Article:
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Tips to help children make friends in reception

Tips to help children make friends in reception

Thanks to Debbie from Affinity Agency for this guest blog.



Starting school is no easy feat. There are loads of new people, lots of new places and a whole new routine, so it’s common for children to feel anxious and unsure. Making friends quickly is an easy way to help them settle in and feel more relaxed, so here are some ways you can encourage children to make friends in their new class.


Making friends is a great way to help children adapt to a new school, so read on to find some simple tips to help them on their way…


That anxiety and good-scary feeling that comes with starting a new school or going somewhere unfamiliar is something many of us remember and still experience to this day. It stems from changing our routines and the big unknown of a new place, but we usually get comfortable and enjoy it quickly. 


Research from YouGov shows that many early years school starters have trouble with basic speech and cognitive skills and often struggle with socialising and expressing themselves – they are unprepared for school life, so it’s key for primary school staff (and their parents) to help these children catch up.


Quick adaption and progress are usually down to the additional support the school provides, but becoming familiar with or finding something enjoyable about the school can also help children want to be there – this is where making friends comes into play. 


‘How to make friends in five minutes’ and ‘How to prepare your child for school’ are common queries, but the answers aren’t easy with the early years struggling as they are. Teachers need time and funds to focus on improving cognitive development, but small actions can help children make friends and encourage more natural social and emotional development.


Here are some ways you can encourage children to be naturally social and make friends:


1. Encourage Outdoor Play

Playgrounds are a standard part of the school environment, and when designed in the right way, they can be an excellent catalyst for social play. Most providers have special educational play equipment customised for the age group. For instance, a lot of early years and reception kits include pieces like pirate ships, trains, storytelling chairs, and more – all designed to encourage group play and cooperation between those involved. 


Inspiring kids to play on these pieces and giving them hints and ideas to progress their creative thoughts and storytelling is a great way to get them talking and playing with each other, which will help natural friendships and social skills develop.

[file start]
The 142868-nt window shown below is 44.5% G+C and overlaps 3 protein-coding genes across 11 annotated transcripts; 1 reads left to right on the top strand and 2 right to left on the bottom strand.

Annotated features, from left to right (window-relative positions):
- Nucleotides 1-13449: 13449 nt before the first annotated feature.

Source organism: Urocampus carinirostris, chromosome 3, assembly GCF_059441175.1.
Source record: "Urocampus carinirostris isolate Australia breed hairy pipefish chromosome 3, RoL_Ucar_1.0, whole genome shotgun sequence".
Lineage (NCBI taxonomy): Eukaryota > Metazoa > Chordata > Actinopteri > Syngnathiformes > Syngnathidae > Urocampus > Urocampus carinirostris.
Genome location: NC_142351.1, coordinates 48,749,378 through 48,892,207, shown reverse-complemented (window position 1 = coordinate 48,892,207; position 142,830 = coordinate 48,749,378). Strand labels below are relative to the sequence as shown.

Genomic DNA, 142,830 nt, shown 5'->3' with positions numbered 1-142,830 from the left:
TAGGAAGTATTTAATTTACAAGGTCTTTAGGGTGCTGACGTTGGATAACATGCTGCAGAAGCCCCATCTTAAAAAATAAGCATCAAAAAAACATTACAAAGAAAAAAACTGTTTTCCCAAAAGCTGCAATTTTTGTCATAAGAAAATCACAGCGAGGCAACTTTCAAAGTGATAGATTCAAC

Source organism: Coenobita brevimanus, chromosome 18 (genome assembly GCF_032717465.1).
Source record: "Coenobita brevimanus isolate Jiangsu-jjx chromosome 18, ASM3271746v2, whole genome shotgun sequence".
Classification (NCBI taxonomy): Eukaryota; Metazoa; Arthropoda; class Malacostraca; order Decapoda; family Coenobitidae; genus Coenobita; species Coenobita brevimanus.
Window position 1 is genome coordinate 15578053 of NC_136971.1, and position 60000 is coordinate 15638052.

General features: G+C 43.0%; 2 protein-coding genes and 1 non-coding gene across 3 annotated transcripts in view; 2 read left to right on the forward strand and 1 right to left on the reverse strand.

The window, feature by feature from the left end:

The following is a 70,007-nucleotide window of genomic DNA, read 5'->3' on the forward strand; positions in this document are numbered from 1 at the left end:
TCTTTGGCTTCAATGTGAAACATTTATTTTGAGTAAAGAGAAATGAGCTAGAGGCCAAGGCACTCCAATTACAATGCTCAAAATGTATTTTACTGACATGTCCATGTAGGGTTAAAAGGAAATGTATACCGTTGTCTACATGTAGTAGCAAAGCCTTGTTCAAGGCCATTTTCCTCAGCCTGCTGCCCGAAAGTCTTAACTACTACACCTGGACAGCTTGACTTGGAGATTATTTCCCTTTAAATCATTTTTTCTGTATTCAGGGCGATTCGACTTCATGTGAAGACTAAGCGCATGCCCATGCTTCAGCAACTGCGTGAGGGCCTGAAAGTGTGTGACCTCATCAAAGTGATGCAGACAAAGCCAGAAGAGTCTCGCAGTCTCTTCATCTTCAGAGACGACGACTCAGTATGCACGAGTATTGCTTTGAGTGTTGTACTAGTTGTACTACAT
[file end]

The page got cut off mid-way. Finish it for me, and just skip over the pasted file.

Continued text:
2. Mix up your groups in class

When doing lessons that require groups working together, make sure to mix up the groups so the kids aren’t only socialising with the same children. 


Mixing them up with others will help them learn to better cope with any shyness or anxiety around meeting new people. It could also help them get to know everyone in the class better, which can lead to a more friendly and less scary environment for them.


3. Consider your class culture

The scary part of school is the unknown, so creating classroom rules and routines is a great way to help children feel more secure – this works for social and emotional learning, too. 


If you have class rules about being respectful, listening, sharing and more, then it will help create an ideal culture to make friends. 


Be sure to gently call out any behaviour that is against the rules – for example, if a child snatches or is not sharing. Teaching them simple rhyming rules and phrases like, ‘Taking turns is how we learn’ or ‘Don’t demand, raise your hand’, can help them be respectful – especially if you ask the class to repeat the phrase when someone isn’t following it. 


For lessons on teaching relationships education or tips on setting up your classroom, check out our Top 10 FreeBees.


4. Be aware of the class social structure

Cliques and friend groups are bound to generate naturally in your classroom, so it’s a good idea to watch out for these and make note of any potential tensions or kids left out. 


If you notice any unwelcome behaviour, mix up the groups or seating arrangements, consider buddy systems for walking around school, and if you need to, consider talking to the parents or carers to let them know what’s happening.


5. Talk about it

Many other cognitive-based lessons also have social and emotional implications. Reading together, for example, is a great way to combine them.


Why not try class reading books about friendships or sharing? This will help them with their listening and speaking skills and help them understand some more about making friends and how others feel.


While helping the children in your class is a great idea, it’s important to remember that not all reception friendships last and that some fizzle out quickly. 


According to a 2017 study, friendships between the ages of three and seven are momentary and based on proximity. Between ages four and nine, there are one-way friendships to help us achieve goals. And from ages six to 12, there are reciprocal friendships. The idea is that all these friendships may only be down to their environments and conditions – they may not last long as their interests and lives grow apart. This just means it’s even more important for children to learn how to navigate social situations and be confident making friends, especially considering loneliness is a common issue amongst the older generations.


Helping the children learn how to be friendly and make friends will allow the school to be a less scary place. This enthusiasm can also lean into their learning and development, making their adaption and learning curve go faster as they want to be there.



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